Raskolnikov


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Raskolnikov

plans and carries out the murder of an old woman pawnbroker. [Russ. Lit.: Crime and Punishment]
See: Murder
References in periodicals archive ?
the murder Raskolnikov becomes feverish and begins behaving
Meetings between Raskolnikov and Porfiry: The Discursive Procedures of Immiscibility and Inter-independence
Such was the impression made on Raskolnikov by the person sitting a little distance from him, who looked like a retired clerk.
As the character John Raskolnikov, in his Dostoevskyian "Crime Journal," writes: "I even resisted the desire to look up certain books in the library" (20).
Gripping as it is to watch a drug baron in a death spiral, or Raskolnikov dragged toward his creator's idea of redemption, the ideal SI would be more like a pen pal living an ordinary life but ready to discuss anything from the mundane to the metaphysical.
33) And Alex Raskolnikov has proposed a "dual enforcement system" in which taxpayers are forced to choose between two regimes, with the objective of allowing the government to better target tax enforcement to taxpayers' diverse motivations for paying or not paying taxes.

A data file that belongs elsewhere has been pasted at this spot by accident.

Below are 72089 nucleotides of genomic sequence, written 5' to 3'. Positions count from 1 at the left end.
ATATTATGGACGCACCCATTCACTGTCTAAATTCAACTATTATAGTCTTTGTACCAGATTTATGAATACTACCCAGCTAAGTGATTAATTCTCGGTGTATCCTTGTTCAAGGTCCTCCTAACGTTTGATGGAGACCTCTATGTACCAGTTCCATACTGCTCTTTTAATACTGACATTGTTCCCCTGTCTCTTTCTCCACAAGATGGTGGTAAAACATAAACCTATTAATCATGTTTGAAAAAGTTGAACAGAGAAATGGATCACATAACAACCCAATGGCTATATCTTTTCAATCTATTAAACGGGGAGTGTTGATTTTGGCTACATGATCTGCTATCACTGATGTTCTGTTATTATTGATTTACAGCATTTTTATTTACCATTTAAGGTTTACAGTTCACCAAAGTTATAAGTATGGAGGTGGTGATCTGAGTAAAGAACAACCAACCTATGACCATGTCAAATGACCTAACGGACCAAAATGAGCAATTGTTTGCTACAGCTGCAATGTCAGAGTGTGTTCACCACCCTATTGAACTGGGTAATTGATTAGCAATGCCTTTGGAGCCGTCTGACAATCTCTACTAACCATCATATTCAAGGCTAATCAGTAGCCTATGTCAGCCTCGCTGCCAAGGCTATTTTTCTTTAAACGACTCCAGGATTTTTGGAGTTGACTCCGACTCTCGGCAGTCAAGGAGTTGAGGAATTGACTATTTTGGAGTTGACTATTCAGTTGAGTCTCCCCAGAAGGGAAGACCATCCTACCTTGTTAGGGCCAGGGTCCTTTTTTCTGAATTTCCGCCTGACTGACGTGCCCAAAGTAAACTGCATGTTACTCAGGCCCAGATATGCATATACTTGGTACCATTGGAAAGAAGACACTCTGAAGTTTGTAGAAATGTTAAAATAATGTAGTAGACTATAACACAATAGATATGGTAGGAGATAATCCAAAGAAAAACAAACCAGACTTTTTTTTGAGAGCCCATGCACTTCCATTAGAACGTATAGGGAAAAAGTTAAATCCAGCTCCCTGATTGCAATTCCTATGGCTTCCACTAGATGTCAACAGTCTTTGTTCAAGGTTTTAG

As Raskolnikov enters a dangerous cat and mouse game with the magistrate, a psychological thriller unfolds and questions whether any crime can be justified by a higher purpose.
At its heart is Dostoyevsky's sociopathic protagonist, Rodion Raskolnikov, who murders a miserly old pawnbroker and her sister in what one might describe as an intellectual social experiment, a crime he later tries to explain away in a mealy-mouthed excuse as achieving the "greatest happiness for the greatest number" by the idea of redistributing the woman's wealth.
Before them, Adam Best is edgy and troubled as Raskolnikov, the down–and–out former law student who kills his pawnbroker in one spectacularly gory scene, then spends the rest of the show trying to rationalise it.
With nods toward Dostoeusky and Genet (echoing the Lazarus scene between Raskolnikov and Sonya in Crime and Punishment), he experiences a crisis of existential vertigo.
If he has a conscience he will suffer for his mistake," says Raskolnikov in Fyodor Dostoevsky's Crime and Punishment.
Similarly, Alex Raskolnikov relies on the expected value model to